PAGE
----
Higher HbA1c cut-off improves poor HbA1c-OGTT agreement in patients with obesity
In patients with overweight and obesity, increasing the HbA1c threshold for prediabetes appears to significantly reduce the discordance between HbA1c and oral glucose tolerance test criteria, according to recent findings.
“In this study, we aimed to evaluate whether obesity affected the performance of HbA1c in diagnosing diabetes and prediabetes against a standard [oral glucose tolerance test], which was partly mediated by oxidative stress, and to identify the optimal HbA1c cut-offs in normal body weight, overweight and obese populations in a large cross-sectional study in Harbin, China,” the researchers wrote.
Changhao Sun, MD, PhD, of Harbin Medical University, and colleagues evaluated 4,325 participants in a population-based cross-sectional study. Individuals identified for inclusion in the study were between the ages of 20 years and 74 years; had not been previously diagnosed with diabetes; were identified through fasting plasma glucose (FPG) and 2-hour plasma glucose criteria; had same-day measurements of FPG, oral glucose tolerance test (OGTT) and HbA1c; had no missing data for BMI or waist circumference; and did not have anemia, liver disease or chronic kidney disease.
The researchers found that concordance between HbA1c criteria and OGTT decreased as BMI increased. The structural equation modeling analysis revealed a significant association between BMI and HbA1c in normal glucose tolerance and participants with prediabetes, but not in those with diabetes.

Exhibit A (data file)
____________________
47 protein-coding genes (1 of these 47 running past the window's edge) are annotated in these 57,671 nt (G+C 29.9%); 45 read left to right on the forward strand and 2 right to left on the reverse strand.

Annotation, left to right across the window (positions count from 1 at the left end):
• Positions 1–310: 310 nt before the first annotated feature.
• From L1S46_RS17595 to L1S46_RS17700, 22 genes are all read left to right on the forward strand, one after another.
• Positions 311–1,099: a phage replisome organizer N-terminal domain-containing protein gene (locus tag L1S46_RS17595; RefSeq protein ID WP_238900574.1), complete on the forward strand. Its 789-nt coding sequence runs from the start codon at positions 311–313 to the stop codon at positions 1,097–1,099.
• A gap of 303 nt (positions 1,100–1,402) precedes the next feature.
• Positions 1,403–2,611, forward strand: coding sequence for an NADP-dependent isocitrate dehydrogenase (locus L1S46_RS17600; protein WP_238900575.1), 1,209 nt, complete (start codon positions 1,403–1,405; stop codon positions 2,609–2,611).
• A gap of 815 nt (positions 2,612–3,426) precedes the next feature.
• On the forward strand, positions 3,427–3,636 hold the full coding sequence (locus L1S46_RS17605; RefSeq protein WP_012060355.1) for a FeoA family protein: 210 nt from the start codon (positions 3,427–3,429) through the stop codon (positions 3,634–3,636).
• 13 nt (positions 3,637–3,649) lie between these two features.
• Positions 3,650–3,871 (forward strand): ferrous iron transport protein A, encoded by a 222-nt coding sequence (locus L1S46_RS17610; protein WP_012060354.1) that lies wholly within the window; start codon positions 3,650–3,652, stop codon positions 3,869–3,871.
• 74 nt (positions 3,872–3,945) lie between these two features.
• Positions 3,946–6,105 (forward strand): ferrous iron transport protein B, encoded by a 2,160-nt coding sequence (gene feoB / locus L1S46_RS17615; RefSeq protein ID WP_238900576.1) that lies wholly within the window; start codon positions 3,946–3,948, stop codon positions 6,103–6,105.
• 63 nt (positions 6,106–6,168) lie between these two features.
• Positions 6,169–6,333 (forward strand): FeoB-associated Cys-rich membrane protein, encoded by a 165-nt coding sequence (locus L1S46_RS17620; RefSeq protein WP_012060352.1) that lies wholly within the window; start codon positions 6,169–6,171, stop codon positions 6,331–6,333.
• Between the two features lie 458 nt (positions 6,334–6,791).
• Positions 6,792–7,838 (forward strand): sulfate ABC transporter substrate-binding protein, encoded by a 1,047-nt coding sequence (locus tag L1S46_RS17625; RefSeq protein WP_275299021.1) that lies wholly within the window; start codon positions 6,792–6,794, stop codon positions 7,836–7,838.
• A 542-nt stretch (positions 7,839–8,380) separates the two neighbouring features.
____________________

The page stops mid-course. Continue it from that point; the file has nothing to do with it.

At 80% specificity, the optimal cut-off values for prediabetes were 5.6% for normal weight, 5.7% for overweight and 6% for obesity. At a specificity of 97.5%, the cut-off values for diabetes were 6.4% for normal weight, 6.5% for overweight and 6.5% for obesity. After applying the new HbA1c cut-off points, the agreement in participants with obesity was almost equal to that of participants with normal weight.
“In summary, when the [American Diabetes Association] HbA1c criteria are used for glycemia classification, HbA1c between 5.7% and 6.4% should be interpreted considering BMI, but not in case of HbA1c 6.5% [or more],” the researchers wrote. “Under the background of the incidence of obesity quickly increasing all over the world, a fixed HbA1c cut-off value is not suitable for screening prediabetes in the population with large BMI variation. This study raises the possibility that personalized cut-off values considering BMI and other confounding factors for glycemia classificiation may be more appropriate.” – by Jennifer Byrne
Disclosure: The researchers report no relevant financial disclosures.